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Rajya Sabha TV- Policy Watch: Episode – 292| Do Govt’s poverty alleviation programs need a revamp?


Rajya Sabha TV- Policy Watch: Episode – 292| Do Govt’s poverty alleviation programs need a revamp?


 

India has a serious hunger problem and ranks 100 out of 119 countries on Global Hunger Index behind North Korea, Bangladesh and Iraq but ahead of Pakistan. The country’ s serious hunger level is driven by high child malnutrition and underlines need for stronger commitment to the social sector. The International Food Policy Research Institute said in its report that India stood at 97th position in last year’s rankings. The GHI now in its 12th year ranks countries on four key indicators:

  1. Undernourishment
  2. Child mortality
  3. Child wasting
  4. Child stunting

The report ranked 119 countries of the world nearly half of which have extremely alarming hunger levels. In 2017, India scored 31.4 and was placed at high end of “serious” category. The report said that India’s top 1% own more than 50% of its wealth. India is the world’s second largest food producer, yet it is also home to the second highest population of under-nourished in the world.

Key Issues to Address in India:

  1. Focus on poverty issue.
  2. Clean water is the key to nutrition absorption particularly among children.
  3. Hygiene defines good health (issues of open defecation, sanitation, women education).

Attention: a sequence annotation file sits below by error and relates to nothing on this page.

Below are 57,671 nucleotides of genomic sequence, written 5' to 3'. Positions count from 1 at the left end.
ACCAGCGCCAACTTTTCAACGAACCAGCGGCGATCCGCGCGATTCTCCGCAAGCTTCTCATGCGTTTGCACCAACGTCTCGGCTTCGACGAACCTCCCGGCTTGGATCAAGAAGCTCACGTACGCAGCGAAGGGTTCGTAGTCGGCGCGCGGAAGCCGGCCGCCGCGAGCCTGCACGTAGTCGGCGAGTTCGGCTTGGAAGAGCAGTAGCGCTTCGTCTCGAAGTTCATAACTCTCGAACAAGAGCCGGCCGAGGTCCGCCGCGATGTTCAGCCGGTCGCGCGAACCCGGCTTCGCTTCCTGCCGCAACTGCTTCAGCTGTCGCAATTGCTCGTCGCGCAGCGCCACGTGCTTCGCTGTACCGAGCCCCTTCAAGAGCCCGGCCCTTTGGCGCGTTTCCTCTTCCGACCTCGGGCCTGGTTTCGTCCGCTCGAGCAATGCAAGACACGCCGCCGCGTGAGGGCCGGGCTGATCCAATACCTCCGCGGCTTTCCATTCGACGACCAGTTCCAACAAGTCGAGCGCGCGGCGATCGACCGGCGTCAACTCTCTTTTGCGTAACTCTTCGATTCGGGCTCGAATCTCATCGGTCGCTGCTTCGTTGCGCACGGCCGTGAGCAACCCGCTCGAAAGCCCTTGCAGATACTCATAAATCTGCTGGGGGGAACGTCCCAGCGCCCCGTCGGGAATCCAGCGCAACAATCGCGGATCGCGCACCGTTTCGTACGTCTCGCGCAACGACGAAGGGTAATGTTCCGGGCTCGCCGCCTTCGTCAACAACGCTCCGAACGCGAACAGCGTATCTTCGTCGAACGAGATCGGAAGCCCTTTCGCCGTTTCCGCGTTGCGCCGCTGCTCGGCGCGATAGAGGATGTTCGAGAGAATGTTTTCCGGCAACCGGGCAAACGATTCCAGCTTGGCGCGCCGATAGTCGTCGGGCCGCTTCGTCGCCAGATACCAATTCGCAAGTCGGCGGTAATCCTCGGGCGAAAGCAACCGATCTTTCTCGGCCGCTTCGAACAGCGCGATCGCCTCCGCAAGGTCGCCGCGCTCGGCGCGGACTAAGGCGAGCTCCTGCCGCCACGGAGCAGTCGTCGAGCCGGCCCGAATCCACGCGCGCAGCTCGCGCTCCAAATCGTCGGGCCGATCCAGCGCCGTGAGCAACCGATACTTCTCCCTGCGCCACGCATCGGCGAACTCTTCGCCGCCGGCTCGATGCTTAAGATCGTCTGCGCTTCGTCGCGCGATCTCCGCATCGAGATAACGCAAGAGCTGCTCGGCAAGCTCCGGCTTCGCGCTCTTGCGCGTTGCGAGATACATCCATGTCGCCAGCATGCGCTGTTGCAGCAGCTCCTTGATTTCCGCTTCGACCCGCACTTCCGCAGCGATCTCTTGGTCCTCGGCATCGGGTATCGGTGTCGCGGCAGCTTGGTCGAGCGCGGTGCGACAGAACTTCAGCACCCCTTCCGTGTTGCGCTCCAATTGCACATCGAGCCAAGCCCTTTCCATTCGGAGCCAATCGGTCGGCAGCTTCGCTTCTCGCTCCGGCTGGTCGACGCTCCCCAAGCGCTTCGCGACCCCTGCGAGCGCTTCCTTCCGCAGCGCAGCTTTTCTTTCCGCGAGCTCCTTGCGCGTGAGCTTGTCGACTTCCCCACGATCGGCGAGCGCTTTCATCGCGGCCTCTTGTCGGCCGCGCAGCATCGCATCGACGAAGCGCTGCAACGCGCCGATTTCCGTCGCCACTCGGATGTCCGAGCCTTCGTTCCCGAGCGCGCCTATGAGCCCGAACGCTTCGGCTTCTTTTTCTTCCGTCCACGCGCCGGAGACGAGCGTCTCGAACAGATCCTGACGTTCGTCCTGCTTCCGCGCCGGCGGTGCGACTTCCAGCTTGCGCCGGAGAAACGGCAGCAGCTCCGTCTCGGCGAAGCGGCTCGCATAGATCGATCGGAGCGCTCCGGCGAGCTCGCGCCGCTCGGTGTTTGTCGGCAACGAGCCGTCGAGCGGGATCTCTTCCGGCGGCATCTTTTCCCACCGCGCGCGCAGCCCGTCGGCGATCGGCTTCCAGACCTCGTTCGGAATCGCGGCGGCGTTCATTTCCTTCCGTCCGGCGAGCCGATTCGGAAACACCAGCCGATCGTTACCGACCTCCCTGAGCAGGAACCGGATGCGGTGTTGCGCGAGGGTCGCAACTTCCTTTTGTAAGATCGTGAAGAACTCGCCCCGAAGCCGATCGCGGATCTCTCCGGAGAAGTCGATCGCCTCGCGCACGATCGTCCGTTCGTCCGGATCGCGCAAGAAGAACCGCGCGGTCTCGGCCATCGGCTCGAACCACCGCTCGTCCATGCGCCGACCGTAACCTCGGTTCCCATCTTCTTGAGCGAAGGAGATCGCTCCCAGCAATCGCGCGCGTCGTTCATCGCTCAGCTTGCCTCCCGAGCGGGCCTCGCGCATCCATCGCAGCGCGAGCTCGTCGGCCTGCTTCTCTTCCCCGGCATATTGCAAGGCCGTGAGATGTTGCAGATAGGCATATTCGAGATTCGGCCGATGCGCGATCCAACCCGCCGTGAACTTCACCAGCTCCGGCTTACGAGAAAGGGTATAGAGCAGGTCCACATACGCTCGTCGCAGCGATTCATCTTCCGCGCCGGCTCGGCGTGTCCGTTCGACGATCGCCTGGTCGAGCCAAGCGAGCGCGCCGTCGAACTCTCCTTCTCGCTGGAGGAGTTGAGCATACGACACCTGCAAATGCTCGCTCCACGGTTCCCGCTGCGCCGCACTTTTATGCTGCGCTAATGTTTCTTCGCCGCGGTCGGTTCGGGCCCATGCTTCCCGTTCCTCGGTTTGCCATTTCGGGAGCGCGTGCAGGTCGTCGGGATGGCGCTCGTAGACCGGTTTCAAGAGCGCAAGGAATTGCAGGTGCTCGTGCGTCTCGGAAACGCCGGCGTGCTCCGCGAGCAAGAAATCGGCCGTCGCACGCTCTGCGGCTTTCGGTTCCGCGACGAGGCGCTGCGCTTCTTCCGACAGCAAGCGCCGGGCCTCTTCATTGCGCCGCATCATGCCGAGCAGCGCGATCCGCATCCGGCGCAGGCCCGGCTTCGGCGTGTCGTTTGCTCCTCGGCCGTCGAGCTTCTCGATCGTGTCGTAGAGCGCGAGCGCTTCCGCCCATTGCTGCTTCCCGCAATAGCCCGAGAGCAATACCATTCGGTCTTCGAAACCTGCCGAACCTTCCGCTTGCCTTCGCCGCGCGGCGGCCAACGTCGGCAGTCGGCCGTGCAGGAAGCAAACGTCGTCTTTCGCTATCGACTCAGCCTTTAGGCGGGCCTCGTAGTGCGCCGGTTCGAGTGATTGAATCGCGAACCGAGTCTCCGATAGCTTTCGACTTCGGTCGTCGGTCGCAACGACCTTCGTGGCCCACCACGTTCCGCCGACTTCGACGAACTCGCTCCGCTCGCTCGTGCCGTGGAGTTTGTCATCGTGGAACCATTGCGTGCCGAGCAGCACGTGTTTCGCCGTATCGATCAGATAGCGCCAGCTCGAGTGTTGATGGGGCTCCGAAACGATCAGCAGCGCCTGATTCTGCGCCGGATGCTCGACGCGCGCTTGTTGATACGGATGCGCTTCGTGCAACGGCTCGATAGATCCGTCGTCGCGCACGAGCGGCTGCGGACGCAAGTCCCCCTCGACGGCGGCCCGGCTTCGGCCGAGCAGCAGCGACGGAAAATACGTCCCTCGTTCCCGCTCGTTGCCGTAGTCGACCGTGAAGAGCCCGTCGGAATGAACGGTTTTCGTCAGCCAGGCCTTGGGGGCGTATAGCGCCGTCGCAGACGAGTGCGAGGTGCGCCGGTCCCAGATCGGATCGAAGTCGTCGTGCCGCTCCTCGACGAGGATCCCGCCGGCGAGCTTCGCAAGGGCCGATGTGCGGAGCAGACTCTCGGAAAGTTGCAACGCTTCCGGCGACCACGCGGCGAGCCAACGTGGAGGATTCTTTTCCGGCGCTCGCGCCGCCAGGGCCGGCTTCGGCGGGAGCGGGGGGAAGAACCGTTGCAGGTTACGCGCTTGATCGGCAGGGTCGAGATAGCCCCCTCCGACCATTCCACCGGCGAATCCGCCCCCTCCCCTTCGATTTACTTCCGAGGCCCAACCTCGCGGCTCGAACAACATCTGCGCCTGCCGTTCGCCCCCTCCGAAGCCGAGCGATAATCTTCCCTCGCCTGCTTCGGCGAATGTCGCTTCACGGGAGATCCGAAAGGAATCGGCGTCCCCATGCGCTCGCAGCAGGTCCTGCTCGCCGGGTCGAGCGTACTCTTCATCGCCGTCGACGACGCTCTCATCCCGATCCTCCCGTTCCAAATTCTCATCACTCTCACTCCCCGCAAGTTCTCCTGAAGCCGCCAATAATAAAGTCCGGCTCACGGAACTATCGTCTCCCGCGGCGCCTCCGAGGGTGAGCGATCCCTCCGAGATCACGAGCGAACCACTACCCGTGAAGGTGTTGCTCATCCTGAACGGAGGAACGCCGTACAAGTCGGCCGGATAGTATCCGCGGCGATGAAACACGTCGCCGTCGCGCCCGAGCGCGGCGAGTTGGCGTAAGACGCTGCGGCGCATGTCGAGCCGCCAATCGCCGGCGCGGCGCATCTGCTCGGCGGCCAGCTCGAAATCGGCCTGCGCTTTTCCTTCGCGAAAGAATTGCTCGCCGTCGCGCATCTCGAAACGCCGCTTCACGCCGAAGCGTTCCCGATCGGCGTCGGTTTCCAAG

4. Overall expenditure on health is abysmally low, therefore, allocation of expenditure on health as well as hygiene needs to be raised.
  5. Increase awareness about vaccination from diseases.

Poverty Alleviation Programmes:

Poverty alleviation schemes and programmes have been in pace for a long time now. The programmes and schemes have been modified, consolidated, expanded and improved over time. They fall into four broad categories:

  1. Self-employment programmes
  2. Wage-employment programmes
  3. Public distribution system (PDS)
  4. Other social welfare oriented programmes

Example- Jan Dhan Yojana, Deen Dayal Upadhyaya Grameen Kaushalya Yojana, National Social Assistance programme (NSAP), Aam Admi Bima Yojana (AABY), Rashtriya Swasthya Bima Yojana (RSBY) etc. There are numerous centrally sponsored schemes (CSS) belonging to all the four categories.

Successful implementation of these programmes require an appropriate policy framework, adequate funds and an effective delivery mechanism. A distinction has to be made between two categories of poor, namely, those who have some skills and thus can take up self-employment and others who are to be provided with wage-employment. Each category should be treated separately by appropriate policy measures.

What more can India Do:

  1. Building upon the Mid-day meal scheme along with improving nutritional levels for women during pre and post pregnancy, and ensure child nutrition support up to the age when he/she enters school. Thereafter, the mid-day meal program must be used effectively.
  2. India has massive integrated child development scheme (ICDS), providing supplementary nutrition, immunization, referral services, health check-up, pre-school non-formal education, and health and nutrition education all aimed at a holistic development of children under six.
  3. Making and maintaining toilets to make sure that they are used under Swachch Bharat Mission.
  4. Garbage treatment in cities with adequate capacity before they get into river systems or water bodies to reduce contamination of water.
  5. Social mobilization through self- help groups.
  6. Focus more on Primary Health Care units so that basic medical facilities are easily accessible to the public.

Conclusion:

Ending poverty and malnutrition is a complex issue and it needs a multi-dimensional action to bring about changes in these areas.